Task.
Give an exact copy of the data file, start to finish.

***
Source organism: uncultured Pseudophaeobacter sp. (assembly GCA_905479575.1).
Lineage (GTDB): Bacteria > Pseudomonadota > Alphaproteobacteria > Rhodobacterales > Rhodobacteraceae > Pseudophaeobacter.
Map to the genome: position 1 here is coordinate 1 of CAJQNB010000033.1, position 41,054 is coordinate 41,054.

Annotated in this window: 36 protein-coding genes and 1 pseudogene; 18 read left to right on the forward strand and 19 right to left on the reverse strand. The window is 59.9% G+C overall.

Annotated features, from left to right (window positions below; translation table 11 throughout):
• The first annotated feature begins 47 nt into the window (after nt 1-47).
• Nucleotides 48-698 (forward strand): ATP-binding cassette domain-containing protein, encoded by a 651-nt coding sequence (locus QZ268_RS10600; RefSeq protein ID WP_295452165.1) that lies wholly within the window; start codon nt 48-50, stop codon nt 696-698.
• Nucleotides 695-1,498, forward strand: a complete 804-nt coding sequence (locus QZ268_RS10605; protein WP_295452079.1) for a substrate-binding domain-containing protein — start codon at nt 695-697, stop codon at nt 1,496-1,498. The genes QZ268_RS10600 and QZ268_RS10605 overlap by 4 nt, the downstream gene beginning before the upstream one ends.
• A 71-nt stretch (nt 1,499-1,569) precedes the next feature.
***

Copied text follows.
Source organism: uncultured Pseudophaeobacter sp. (assembly GCA_905479575.1).
Lineage (GTDB): Bacteria > Pseudomonadota > Alphaproteobacteria > Rhodobacterales > Rhodobacteraceae > Pseudophaeobacter.
Map to the genome: position 1 here is coordinate 1 of CAJQNB010000033.1, position 41,054 is coordinate 41,054.

Annotated in this window: 36 protein-coding genes and 1 pseudogene; 18 read left to right on the forward strand and 19 right to left on the reverse strand. The window is 59.9% G+C overall.

Annotated features, from left to right (window positions below; translation table 11 throughout):
• The first annotated feature begins 47 nt into the window (after nt 1-47).
• Nucleotides 48-698 (forward strand): ATP-binding cassette domain-containing protein, encoded by a 651-nt coding sequence (locus QZ268_RS10600; RefSeq protein ID WP_295452165.1) that lies wholly within the window; start codon nt 48-50, stop codon nt 696-698.
• Nucleotides 695-1,498, forward strand: a complete 804-nt coding sequence (locus QZ268_RS10605; protein WP_295452079.1) for a substrate-binding domain-containing protein — start codon at nt 695-697, stop codon at nt 1,496-1,498. The genes QZ268_RS10600 and QZ268_RS10605 overlap by 4 nt, the downstream gene beginning before the upstream one ends.
• A 71-nt stretch (nt 1,499-1,569) precedes the next feature.